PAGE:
2 Posts for October 2009

Haml, Rails, Ruby
Tags

Rails XSS Protection and Haml

Posted October 17, 2009

2.2.5 will support it, too, as long as you’ve installed the plugin. All strings that are printed to a template will be HTML-escaped by default - if you have a string that’s known to be safe, you’ll need to manually mark it as such. This will make it much harder to make the kind of mistakes that allow XSS vulnerabilities into your app.

Haml’s supported a similar sort of XSS protection since version 2.0. If the :escape_html option is set to true, all strings are HTML-escaped by default. Special syntax is then used to insert raw HTML into the document. This option is generally not enabled by default in order to preserve backwards compatibility and to be consistent with what the user expects.

Haml versions 2.2.9 and onward support Rails’ XSS protection. This means that if you’ve got XSS protection enabled (either you’re running 2.2.5+ with the plugin, or you’re running 3.0 without the disabling plugin), Haml will escape everything by default just like ERB. It does this by enabling :escape_html, which means that you can still use the unescaping syntax to insert a raw string.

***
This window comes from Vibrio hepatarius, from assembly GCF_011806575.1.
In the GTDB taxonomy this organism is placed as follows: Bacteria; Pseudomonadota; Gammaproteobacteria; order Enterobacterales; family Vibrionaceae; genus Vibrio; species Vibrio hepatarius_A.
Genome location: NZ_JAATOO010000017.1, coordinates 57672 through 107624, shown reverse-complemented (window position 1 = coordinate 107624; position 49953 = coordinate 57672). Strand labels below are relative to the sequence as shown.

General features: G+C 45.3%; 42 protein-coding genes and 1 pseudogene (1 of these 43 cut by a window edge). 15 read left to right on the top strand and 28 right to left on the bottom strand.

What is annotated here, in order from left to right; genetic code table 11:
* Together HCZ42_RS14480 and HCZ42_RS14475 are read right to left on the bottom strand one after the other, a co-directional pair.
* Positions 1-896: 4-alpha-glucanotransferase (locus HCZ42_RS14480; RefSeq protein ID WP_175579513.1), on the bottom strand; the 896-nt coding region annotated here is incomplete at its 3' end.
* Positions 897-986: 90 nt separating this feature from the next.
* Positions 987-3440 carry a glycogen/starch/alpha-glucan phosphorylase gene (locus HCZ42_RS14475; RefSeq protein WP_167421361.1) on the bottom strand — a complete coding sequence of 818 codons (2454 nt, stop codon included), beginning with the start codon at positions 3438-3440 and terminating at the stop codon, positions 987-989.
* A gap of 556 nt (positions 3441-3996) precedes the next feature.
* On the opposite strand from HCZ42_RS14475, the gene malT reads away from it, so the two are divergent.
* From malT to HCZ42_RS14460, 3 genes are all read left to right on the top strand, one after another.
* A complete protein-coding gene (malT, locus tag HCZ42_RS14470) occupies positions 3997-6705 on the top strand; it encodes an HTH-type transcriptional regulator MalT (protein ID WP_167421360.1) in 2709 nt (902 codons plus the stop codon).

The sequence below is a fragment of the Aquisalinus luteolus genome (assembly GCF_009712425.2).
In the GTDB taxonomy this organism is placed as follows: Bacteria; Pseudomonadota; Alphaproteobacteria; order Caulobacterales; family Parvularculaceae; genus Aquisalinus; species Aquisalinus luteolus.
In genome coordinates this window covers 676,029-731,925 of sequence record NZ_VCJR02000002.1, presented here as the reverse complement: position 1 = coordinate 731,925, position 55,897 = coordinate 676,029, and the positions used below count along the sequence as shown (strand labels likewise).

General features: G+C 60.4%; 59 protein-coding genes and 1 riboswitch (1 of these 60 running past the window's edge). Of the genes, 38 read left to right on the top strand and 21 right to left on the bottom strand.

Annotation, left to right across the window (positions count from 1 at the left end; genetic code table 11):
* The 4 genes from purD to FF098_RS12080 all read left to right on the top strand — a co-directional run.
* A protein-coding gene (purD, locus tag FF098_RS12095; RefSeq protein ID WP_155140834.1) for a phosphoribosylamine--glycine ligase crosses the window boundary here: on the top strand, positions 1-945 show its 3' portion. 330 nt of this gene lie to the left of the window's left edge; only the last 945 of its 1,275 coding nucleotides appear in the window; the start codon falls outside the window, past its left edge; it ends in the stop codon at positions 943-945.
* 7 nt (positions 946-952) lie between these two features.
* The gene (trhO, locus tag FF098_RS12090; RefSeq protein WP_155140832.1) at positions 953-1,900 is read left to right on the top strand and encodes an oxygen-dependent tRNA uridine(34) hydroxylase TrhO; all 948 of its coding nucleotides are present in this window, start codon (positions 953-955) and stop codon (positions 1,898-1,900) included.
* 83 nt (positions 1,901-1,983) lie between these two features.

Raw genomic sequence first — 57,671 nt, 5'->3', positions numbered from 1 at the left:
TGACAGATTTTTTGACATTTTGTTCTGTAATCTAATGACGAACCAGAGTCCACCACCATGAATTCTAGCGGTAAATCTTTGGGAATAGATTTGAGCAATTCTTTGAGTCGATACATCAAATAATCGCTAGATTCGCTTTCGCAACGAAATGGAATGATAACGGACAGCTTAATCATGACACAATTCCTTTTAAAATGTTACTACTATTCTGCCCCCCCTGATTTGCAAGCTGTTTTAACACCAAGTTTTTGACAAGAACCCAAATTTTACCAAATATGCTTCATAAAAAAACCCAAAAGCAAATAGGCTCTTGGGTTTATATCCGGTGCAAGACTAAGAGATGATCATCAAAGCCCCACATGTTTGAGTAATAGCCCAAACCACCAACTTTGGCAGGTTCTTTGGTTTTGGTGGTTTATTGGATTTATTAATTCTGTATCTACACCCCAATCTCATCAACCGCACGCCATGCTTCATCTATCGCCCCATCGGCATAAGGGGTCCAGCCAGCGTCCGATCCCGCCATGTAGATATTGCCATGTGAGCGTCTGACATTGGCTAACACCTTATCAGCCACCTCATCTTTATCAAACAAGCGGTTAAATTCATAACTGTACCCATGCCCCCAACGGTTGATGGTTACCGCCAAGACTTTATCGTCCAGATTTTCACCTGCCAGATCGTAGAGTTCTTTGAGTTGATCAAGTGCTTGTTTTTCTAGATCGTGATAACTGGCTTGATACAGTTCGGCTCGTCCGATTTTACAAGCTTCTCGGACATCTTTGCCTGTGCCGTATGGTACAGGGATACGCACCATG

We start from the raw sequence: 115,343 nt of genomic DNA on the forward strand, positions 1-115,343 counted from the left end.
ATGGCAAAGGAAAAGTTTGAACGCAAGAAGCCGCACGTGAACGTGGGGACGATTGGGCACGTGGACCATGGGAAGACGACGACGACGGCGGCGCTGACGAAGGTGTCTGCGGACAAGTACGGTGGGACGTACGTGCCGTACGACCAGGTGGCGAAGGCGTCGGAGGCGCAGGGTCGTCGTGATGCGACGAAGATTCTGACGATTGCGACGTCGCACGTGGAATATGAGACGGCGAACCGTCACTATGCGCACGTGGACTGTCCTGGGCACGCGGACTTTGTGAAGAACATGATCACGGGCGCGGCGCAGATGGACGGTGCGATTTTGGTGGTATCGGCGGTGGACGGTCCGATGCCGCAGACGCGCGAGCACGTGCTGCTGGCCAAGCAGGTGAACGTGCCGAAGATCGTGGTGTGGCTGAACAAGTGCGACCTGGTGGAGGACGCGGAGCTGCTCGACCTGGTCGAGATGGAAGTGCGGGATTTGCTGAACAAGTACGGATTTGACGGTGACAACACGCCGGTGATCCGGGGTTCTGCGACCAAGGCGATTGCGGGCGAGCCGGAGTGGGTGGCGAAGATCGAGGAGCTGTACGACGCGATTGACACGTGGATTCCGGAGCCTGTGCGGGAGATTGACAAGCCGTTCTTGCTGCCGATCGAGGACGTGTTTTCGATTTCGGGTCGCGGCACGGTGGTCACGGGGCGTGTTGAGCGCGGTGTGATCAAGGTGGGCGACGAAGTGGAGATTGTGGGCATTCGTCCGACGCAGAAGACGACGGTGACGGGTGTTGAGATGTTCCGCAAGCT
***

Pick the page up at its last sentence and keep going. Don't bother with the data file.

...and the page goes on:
Try Haml and Sass with DynamicMatic

Posted October 10, 2009

I’ve just rolled out a new version of the Haml and Sass websites. The main design is largely changed, but the backend is: it’s now running on DynamicMatic, my StaticMatic/Sinatra bridge.

StaticMatic is a website compiler using Haml and Sass. It compiled Sass stylesheets and Haml pages in to HTML and CSS, and provides all sorts of useful helpers, as well as layouts and partials. Its output is a static website that’s ready to serve with any standard server.

The old Haml website hosted at haml.hamptoncatlin.com used Radiant CMS to manage its content. This worked fine, but it was a bit of a pain to update it via the web interface, and creating relatively complex Haml layouts was difficult. For the new sites, I wanted something where the code could be kept in Git and compiled to static (and easily-servable) HTML and CSS whenever we deployed. StaticMatic fulfilled this purpose admirably.